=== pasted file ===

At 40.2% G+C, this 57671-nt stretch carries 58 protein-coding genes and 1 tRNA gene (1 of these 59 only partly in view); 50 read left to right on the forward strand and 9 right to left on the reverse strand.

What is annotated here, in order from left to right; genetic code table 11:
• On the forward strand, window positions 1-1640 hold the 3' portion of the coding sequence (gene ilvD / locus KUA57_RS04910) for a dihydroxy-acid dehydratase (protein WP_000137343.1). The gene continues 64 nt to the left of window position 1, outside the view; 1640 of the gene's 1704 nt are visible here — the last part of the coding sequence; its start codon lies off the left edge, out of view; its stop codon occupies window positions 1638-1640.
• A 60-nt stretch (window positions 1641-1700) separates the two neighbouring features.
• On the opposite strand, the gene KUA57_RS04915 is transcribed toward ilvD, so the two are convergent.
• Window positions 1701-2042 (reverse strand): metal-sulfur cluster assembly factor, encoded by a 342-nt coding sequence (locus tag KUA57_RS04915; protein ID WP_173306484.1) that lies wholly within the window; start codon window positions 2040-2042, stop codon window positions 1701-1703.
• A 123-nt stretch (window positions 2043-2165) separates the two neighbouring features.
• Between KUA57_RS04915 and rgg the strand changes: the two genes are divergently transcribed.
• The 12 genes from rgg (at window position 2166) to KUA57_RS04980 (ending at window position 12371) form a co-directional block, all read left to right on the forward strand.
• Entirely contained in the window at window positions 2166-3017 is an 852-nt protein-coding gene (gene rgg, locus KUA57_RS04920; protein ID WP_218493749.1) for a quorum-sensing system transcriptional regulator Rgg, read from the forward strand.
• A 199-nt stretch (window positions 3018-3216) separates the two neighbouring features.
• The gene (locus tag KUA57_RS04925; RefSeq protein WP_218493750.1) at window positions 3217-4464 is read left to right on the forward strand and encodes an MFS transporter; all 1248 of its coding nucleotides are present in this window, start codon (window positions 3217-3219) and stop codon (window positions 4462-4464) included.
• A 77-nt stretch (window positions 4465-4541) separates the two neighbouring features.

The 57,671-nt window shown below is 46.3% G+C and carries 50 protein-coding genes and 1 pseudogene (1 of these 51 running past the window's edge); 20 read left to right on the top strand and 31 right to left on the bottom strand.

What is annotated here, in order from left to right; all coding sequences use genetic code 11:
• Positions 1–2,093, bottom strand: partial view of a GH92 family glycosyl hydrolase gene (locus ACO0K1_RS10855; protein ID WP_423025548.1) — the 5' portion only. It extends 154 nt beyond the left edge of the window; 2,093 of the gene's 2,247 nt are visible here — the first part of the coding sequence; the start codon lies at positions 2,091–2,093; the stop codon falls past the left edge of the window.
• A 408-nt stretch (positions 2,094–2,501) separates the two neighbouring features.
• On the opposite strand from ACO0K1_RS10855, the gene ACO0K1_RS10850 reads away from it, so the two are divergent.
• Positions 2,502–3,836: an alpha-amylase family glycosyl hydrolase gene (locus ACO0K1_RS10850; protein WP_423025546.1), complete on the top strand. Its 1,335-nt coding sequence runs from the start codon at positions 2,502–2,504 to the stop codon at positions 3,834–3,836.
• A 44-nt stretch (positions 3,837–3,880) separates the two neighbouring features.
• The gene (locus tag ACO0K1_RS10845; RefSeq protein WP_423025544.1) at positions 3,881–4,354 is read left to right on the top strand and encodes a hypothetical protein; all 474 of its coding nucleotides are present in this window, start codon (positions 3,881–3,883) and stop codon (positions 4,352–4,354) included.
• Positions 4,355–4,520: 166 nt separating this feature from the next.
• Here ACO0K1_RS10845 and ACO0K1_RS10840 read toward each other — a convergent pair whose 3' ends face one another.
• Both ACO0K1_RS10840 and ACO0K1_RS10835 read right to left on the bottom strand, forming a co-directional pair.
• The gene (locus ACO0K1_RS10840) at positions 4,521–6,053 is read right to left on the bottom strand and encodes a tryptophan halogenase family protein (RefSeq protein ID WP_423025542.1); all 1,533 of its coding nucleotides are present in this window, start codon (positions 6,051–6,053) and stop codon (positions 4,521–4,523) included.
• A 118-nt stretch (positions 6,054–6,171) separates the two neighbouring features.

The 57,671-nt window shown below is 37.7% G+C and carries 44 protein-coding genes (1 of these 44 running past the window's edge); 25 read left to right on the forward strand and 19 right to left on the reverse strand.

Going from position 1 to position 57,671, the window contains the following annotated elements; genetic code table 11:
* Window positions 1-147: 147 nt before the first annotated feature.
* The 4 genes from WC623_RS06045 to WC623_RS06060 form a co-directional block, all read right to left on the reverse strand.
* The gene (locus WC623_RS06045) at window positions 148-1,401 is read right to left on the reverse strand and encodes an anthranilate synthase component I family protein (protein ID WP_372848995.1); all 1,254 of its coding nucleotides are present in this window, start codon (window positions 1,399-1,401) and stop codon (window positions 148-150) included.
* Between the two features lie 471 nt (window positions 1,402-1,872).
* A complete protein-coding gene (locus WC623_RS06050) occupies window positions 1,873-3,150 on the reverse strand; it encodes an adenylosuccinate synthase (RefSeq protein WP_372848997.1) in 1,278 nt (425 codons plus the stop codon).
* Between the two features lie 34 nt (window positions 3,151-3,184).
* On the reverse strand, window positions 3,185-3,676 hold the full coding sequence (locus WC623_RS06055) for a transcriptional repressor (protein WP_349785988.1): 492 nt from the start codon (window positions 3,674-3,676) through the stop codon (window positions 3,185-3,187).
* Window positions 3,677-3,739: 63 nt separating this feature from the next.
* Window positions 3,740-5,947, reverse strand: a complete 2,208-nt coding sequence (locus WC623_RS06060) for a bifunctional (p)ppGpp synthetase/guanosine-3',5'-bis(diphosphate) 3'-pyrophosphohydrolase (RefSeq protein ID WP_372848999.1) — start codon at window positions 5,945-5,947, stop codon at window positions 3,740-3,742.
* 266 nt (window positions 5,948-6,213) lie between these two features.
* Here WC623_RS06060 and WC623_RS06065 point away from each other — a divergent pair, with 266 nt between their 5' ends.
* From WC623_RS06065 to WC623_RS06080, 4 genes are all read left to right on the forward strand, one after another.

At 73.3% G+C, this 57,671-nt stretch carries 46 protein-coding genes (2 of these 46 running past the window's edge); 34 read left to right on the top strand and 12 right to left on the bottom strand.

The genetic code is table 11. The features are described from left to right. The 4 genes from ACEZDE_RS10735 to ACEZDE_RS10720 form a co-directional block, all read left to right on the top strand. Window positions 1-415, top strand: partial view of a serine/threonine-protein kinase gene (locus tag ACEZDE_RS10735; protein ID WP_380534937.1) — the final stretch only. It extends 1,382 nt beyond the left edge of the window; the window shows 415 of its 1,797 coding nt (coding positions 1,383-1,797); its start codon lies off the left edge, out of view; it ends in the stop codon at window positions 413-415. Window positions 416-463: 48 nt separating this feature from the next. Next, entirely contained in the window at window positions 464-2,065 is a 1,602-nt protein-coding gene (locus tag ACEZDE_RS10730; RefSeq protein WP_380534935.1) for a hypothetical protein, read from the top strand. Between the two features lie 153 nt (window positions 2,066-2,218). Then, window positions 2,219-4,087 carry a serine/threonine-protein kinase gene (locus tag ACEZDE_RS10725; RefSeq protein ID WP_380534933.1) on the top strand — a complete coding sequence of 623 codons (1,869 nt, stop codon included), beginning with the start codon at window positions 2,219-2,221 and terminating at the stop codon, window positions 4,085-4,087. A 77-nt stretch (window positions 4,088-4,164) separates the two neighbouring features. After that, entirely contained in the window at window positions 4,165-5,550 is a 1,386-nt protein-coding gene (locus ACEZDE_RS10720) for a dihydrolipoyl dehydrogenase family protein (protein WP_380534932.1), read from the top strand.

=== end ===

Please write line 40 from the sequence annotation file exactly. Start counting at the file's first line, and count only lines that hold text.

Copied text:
* From WC623_RS06065 to WC623_RS06080, 4 genes are all read left to right on the forward strand, one after another.